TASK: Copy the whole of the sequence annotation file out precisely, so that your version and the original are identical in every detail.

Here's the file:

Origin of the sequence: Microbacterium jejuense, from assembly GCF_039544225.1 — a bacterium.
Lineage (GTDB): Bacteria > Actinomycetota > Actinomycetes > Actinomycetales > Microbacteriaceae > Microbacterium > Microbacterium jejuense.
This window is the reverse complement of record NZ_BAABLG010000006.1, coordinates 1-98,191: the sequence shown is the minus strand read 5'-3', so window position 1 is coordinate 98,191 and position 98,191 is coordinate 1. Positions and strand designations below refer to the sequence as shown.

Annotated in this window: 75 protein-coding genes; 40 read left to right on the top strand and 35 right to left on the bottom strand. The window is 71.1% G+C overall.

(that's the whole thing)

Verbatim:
Origin of the sequence: Microbacterium jejuense, from assembly GCF_039544225.1 — a bacterium.
Lineage (GTDB): Bacteria > Actinomycetota > Actinomycetes > Actinomycetales > Microbacteriaceae > Microbacterium > Microbacterium jejuense.
This window is the reverse complement of record NZ_BAABLG010000006.1, coordinates 1-98,191: the sequence shown is the minus strand read 5'-3', so window position 1 is coordinate 98,191 and position 98,191 is coordinate 1. Positions and strand designations below refer to the sequence as shown.

Annotated in this window: 75 protein-coding genes; 40 read left to right on the top strand and 35 right to left on the bottom strand. The window is 71.1% G+C overall.